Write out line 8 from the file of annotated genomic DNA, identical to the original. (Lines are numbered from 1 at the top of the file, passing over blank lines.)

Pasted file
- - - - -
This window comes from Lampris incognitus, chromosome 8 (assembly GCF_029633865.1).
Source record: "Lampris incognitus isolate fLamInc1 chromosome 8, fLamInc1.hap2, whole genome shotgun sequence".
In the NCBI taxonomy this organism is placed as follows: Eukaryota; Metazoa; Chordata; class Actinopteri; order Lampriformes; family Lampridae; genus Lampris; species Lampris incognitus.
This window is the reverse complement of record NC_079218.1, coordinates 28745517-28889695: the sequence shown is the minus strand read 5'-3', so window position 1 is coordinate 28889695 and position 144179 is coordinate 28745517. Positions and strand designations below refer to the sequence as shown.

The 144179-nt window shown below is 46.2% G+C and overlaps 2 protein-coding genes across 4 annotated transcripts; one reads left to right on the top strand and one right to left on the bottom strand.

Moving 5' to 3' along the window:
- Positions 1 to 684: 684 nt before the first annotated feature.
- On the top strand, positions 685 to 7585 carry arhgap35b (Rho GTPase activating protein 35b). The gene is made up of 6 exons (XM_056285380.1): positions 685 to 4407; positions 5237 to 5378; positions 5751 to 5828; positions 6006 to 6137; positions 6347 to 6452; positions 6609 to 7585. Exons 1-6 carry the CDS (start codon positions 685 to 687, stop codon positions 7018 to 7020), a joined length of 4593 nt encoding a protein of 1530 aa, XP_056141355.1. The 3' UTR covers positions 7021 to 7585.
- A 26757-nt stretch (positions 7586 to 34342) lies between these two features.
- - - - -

- On the top strand, positions 685 to 7585 carry arhgap35b (Rho GTPase activating protein 35b). The gene is made up of 6 exons (XM_056285380.1): positions 685 to 4407; positions 5237 to 5378; positions 5751 to 5828; positions 6006 to 6137; positions 6347 to 6452; positions 6609 to 7585. Exons 1-6 carry the CDS (start codon positions 685 to 687, stop codon positions 7018 to 7020), a joined length of 4593 nt encoding a protein of 1530 aa, XP_056141355.1. The 3' UTR covers positions 7021 to 7585.